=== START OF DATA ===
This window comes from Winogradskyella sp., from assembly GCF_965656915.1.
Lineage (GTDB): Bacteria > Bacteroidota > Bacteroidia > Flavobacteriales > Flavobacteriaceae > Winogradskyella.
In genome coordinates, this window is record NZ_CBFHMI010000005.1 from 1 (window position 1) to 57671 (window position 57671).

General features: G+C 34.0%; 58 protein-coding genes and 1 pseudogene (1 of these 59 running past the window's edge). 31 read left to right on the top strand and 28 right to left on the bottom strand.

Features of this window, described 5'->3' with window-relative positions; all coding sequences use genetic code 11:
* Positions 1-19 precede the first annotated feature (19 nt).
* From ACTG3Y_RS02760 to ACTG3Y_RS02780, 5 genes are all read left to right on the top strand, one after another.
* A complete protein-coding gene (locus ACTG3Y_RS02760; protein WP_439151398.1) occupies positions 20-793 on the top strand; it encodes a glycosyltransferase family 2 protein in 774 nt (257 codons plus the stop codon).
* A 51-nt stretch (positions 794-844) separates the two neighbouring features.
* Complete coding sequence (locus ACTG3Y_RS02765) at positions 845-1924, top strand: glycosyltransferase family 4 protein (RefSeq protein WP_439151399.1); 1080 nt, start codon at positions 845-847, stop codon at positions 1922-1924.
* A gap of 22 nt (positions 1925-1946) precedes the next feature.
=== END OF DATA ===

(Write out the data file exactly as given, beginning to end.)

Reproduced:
This window comes from Winogradskyella sp., from assembly GCF_965656915.1.
Lineage (GTDB): Bacteria > Bacteroidota > Bacteroidia > Flavobacteriales > Flavobacteriaceae > Winogradskyella.
In genome coordinates, this window is record NZ_CBFHMI010000005.1 from 1 (window position 1) to 57671 (window position 57671).

General features: G+C 34.0%; 58 protein-coding genes and 1 pseudogene (1 of these 59 running past the window's edge). 31 read left to right on the top strand and 28 right to left on the bottom strand.

Features of this window, described 5'->3' with window-relative positions; all coding sequences use genetic code 11:
* Positions 1-19 precede the first annotated feature (19 nt).
* From ACTG3Y_RS02760 to ACTG3Y_RS02780, 5 genes are all read left to right on the top strand, one after another.
* A complete protein-coding gene (locus ACTG3Y_RS02760; protein WP_439151398.1) occupies positions 20-793 on the top strand; it encodes a glycosyltransferase family 2 protein in 774 nt (257 codons plus the stop codon).
* A 51-nt stretch (positions 794-844) separates the two neighbouring features.
* Complete coding sequence (locus ACTG3Y_RS02765) at positions 845-1924, top strand: glycosyltransferase family 4 protein (RefSeq protein WP_439151399.1); 1080 nt, start codon at positions 845-847, stop codon at positions 1922-1924.
* A gap of 22 nt (positions 1925-1946) precedes the next feature.